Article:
THIS IS AN EXPANSION FOR CALL OF CTHENTACLE
Spankham Asylum, a study-ground for those grappling with understanding strange fetishes and psychosexual condition. Doctor Karr investigates a spate of strange, new, tentacular fantasies with the aid of The Patient.
Expand your Cthentacle games into the realm of psychiatry with straitjackets, therapy, tranquilisers and dangerous readings from The Book of Eiboner.
Buy it HERE
Buy ALL of Cthentacle at a discount price HERE
There’s a constant clash going on between two minority groups in gaming. Those who give a flying fuck about art/representations/gender pronouns and those who want to defend the creative freedom that we – in theory – have. The majority of people, whatever their gender, sexuality or whatever, don’t seem to give the flying fuck in question and are happily getting on with their games.
That said a lot of pressure – or at least what feels like a lot of pressure – is being applied upon creators to do what they’re ‘told’ by those seeking to pressure. This goes on to the point where you can be called all sorts of nasty names, have boycotts organised of your material and people can dedicate their lives to hate-mailing you and posting constantly on fora about what a terrible person you are.
The argument itself is pretty redundant at this point, people are too entrenched and won’t countenance thought or compromise but it might be an idea to give an historical perspective on sex/representation in fantasy and science fiction literature and film. That might also give some of the hardliners a bit of a better idea why there are some of us who enjoy sexy material, sexual material and whose eyes roll hard into our heads any time someone starts whining about armour or clothing styles.
SF and Fantasy have long been ahead of public attitudes when it comes to sex and sexuality. The fantastical has often provided a safe forum to examine these ideas, particularly when it comes to matters that are transgressive, experimental, odd.
HG Wells was a prophet of the sexual revolution and something of a ‘player’ himself. Many of the great masters and mistresses of SF and Fantasy cut their literary teeth during the sexual revolution of the 1960s. Going back to the Victorian period (Pearson’s magazine etc) one would find at least ‘racy’ descriptions, if not illustrations, women characters in positions of power and authority and so forth. Lest we forget, in the formative and hidebound Christian years of the 19th and 20th centuries – which so inform society even today – women were barely even seen as sexual beings, not so in fantasy and SF.
Fantastical writings brought sex and sexuality out into the light, examined it, made it plain. Pulp covers might be lurid and titillating, but there was nothing wrong with that. Even Burroughs had his Martians – of all colours and genders – running around naked. Not that that will make it to the films I’m sure.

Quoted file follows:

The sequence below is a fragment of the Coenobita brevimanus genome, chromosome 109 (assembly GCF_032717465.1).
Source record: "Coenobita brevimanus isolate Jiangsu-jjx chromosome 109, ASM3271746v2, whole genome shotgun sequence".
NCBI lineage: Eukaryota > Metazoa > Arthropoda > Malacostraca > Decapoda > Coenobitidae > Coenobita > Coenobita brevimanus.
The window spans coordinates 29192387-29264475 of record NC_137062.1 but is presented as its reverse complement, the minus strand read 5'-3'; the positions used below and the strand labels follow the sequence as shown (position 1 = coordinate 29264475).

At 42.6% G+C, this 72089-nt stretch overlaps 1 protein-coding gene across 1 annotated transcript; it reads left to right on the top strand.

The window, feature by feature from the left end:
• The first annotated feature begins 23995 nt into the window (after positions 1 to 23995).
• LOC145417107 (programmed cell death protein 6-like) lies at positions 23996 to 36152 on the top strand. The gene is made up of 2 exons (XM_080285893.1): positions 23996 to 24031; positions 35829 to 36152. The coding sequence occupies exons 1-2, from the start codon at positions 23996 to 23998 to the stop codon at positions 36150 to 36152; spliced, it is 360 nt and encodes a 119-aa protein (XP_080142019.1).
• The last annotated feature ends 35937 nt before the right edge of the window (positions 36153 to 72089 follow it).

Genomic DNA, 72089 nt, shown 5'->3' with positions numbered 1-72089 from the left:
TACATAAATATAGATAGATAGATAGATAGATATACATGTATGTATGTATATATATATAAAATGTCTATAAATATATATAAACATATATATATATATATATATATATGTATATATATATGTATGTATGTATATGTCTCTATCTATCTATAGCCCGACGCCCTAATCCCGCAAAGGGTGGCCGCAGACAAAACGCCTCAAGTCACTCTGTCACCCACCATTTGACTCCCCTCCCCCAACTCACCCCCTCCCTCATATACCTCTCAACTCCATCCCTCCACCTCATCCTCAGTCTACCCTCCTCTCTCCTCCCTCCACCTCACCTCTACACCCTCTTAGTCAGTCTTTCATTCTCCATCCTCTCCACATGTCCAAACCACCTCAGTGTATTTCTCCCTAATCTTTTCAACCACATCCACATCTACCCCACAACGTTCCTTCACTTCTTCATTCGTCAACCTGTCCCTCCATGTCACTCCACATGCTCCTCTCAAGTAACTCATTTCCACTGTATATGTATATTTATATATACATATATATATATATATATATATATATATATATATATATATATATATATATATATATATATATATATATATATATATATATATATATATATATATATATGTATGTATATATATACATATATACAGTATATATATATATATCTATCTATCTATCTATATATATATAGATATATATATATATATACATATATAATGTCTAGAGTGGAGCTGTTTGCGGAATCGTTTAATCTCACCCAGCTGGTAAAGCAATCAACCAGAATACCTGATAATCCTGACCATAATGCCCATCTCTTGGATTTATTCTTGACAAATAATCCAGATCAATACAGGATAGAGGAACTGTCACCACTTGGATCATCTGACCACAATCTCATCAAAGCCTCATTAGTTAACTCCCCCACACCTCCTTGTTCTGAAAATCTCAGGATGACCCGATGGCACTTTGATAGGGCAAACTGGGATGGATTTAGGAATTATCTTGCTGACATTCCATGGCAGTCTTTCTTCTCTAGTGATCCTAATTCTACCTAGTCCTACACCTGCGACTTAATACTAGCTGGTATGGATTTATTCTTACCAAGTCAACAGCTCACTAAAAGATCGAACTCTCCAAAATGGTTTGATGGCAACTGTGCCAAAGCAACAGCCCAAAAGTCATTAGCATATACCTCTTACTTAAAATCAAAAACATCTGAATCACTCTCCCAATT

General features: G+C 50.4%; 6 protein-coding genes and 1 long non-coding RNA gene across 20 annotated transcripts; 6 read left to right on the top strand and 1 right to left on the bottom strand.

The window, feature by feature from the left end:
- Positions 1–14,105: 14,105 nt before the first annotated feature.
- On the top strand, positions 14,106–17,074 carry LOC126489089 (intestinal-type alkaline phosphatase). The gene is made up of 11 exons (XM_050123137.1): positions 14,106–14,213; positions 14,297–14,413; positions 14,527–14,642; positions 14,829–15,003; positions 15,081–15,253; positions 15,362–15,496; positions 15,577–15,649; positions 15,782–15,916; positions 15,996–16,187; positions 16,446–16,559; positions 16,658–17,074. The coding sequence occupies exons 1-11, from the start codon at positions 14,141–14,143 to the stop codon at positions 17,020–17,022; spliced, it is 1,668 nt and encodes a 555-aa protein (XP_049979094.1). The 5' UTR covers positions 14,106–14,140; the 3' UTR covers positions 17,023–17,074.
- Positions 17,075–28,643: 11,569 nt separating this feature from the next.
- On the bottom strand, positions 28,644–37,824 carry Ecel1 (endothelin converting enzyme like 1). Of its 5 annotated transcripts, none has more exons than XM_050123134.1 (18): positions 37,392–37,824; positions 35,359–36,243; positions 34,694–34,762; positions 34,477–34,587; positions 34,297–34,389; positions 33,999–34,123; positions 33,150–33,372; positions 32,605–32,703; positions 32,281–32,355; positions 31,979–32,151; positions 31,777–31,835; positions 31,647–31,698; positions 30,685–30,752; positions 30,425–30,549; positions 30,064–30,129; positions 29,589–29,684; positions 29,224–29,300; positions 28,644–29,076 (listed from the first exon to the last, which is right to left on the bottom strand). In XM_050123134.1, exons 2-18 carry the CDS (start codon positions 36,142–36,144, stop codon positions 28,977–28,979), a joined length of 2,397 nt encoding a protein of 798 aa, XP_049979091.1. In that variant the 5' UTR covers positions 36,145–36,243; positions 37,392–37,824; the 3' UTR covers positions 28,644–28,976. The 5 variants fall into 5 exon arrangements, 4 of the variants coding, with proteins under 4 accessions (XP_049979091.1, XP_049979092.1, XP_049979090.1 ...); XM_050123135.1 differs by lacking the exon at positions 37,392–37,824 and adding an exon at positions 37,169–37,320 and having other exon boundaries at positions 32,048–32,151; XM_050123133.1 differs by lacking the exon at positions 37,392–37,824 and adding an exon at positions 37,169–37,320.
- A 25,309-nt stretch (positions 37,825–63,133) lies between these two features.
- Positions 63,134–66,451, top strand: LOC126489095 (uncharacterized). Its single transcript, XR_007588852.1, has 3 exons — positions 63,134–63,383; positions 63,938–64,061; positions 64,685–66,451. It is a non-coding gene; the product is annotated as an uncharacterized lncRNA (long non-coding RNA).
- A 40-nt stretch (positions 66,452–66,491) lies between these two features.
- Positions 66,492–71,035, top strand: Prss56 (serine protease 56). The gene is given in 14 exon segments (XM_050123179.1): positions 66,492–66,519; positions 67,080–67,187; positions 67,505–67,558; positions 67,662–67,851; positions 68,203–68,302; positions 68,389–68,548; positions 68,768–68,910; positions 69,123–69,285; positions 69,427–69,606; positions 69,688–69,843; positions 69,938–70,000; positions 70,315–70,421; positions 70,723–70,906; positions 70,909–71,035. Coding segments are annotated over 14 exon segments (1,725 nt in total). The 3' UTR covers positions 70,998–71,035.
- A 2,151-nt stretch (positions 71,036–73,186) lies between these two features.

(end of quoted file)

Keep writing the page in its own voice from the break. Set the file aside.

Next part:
We suffered our setbacks at the hands of the moral majority, the comics code, the banning of horror comics, furore over the pulps, moral panic at the content of works by Harrison, Farmer, you name it and those aren’t even the authors who went after sexuality as a topic all out. Women in these works might have been sexual, but one must remember that this itself was, still is, somewhat revolutionary. No slut-shaming here, just an enjoyment of male and female sexuality and – often – the imaginings of more liberated, promiscuous and less dysfunctional socio-sexual politics from the group families of Heinlein to the incestuous what if of Sturgeon’s Notorious ‘If All Men Were Brothers, Would you Let One Marry Your Sister?’
Women tagged along in SF/Fantasy long before it was acceptable to the morals of the world at large, wore trousers first in SF (or Bloomers, a solution to the skirt issues of zero gravity). It’s taken women from closeted and protected McGuffins to leaders and warriors. Wilma Deering, Samus Aran, Eowyn, Red Sonja and a part of that liberation has also been to recognise the female as a motivated sexual being.
So, when the censorious come to call, whether they be motivated by religion or gender studies those of us who lived in, or studied, or appreciate all the effort, time and battles that have gone into creating a liberated and anything goes field of fiction bristle. I think it’s understandable that we do so. What I don’t understand is why anyone would seek to drag us back to puritanical outlooks, particularly those on the liberal or leftist side of things. That’s where I place myself politically, but I guess I’m a libertine.
There are valid concerns to be had about representations in advertising and celebrity, but the fantastical is pure fantasy. Nobody, hopefully, expects Superman or Wonder Woman to be someone they could ever really aspire to be and we need our ‘gods and monsters’, our archetypes, our ‘gods’ even if we know that they’re not real. These things are about escaping, dragging real world bullshit into games and escapism rather defeats the object of ‘escape’.
I don’t want to turn the dial back to a more repressed age and I think we lose more than we gain that way.
You’re free to not like something, just try to be consistent, knowledgable, tolerant and don’t confuse ‘I don’t like X’ with ‘X should not exist’.
A companion game to Tough Justice and Courtesans, Doxy takes you down to the street and the life of the common strumpet and the darkness of the Georgian underworld. Can you make enough to eat? To drink? To drown your sorrows in gin? Can you escape the horrors of the noose or transportation?
Doxy is a fully featured game using the ‘Beer & Crisps’ system, not for the faint hearted or the easily offended.
Buy it HERE
Or in hardcopy HERE